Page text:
By Fujino Omori and Suzuhito Yasuda. Released in Japan as “Dungeon ni Deai o Motomeru no wa Machigatte Iru Darou ka?” by Softbank Creative. Released in North America by Yen On.
My initial review of this title was a bit lukewarm, mostly expressing surprise that I didn’t immediately hate it given the premise and ‘light novels with long titles’ cliches. After reading the second volume, I’ve had to change my mind. This isn’t merely adequate, it’s quite good. Yes, there are still a few issues with Bell as the typical harem hero, and Hestia can be a bit annoying at times, as you’d expect from a series like this. Yet as with the first book, both seem to recognize their flaws and try to grow from them. Actually, I’d argue Hestia’s biggest issue is how little she’s been in these books given she’s the heroine, and also apparently the next big meme now that the anime is appearing in Japan.
Instead, this volume has as its main female lead Lilly, who is a hobbit (yes, I know it’s translated differently, but come on, she’s a hobbit) with a tragic backstory, who fills the role of supporter in Bell’s party, since this is not one of those worlds where you have infinite inventory. This also serves as another look at how this ‘game world’ would work in a semi-real-life setting, as supporters are basically the lower class poor here, sneered at and abused by adventurers who regard them as little better than pack mules. Needless to say, Bell is different, but Lilly is so beaten down by the cruelty of everyone else in her sphere that it takes her the entire book to realize that.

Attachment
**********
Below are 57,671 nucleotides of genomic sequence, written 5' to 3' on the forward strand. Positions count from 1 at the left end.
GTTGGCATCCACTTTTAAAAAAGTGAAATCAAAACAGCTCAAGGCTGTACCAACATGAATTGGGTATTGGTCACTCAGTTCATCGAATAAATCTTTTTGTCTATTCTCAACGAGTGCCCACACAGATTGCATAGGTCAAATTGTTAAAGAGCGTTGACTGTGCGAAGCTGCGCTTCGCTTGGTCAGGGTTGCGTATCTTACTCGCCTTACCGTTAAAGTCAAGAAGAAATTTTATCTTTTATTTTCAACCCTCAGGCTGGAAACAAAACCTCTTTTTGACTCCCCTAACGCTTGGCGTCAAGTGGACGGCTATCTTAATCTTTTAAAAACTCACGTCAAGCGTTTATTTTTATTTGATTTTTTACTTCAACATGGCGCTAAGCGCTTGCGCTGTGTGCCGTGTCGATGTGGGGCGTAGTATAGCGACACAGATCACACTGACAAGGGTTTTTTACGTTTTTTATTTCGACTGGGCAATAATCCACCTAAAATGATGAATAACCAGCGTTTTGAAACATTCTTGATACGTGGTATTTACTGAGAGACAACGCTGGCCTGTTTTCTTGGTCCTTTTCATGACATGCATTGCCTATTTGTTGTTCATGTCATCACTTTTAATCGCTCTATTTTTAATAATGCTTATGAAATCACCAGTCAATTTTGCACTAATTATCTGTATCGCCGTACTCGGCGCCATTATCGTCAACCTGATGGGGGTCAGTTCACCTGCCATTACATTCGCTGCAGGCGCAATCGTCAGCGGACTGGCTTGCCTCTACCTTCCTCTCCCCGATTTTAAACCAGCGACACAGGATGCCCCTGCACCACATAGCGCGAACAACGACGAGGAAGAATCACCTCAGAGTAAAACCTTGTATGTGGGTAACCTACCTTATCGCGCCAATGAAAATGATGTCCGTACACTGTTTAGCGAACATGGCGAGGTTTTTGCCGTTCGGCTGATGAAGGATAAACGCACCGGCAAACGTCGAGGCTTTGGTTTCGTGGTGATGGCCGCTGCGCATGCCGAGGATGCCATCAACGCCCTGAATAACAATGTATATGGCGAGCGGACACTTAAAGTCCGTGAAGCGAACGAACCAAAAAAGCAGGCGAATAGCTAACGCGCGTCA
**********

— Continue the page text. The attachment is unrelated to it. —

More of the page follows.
I did have issues with Bell’s response to “Why did you save Lilly?” at the end. “Because you’re a girl,” was the first thing that came to mind, which is annoying, as “Because I felt empathy for your situation and could have been like you if things had gone a different way” is far more accurate. There *is* still a major harem aspect to this book, don’t get me wrong. Lilly clearly falls for Bell a bit here; Hestia is going on “dates” with him; Eina admits to herself that she has feelings for Bell; Aiz, the object of his intense adoration, spends much of the book in a depressed funk as he ran away from her in a panic; and of course Freya wants to hug him and squeeze him and call him George. Indeed, the other issue I think I have with the book is that the nature of Bell’s ‘skill’ makes him get far too good at things too fast. This is lampshaded by others, but still, I’d like to have seen more actual work put into it given we already have a glut of perfect fantasy heroes at the moment (hi, Kirito).
The main reason I think this works as a novel is that you don’t get the sense, as you often do with series like these, that the world vanishes once Bell walks out of the picture. These characters have lives and ambitions that don’t all revolve around Bell, and certain teases from the first book are followed up on here. (I was very happy that a character who I thought was a red herring in the first book turned out to be me being right here in the second.) When I finished the first I thought “Well, I guess I might as well get the second volume.” After finishing the second, I’m really looking forward to the third. Though I’d still pitch this more to fans of fantasy than fans of harems.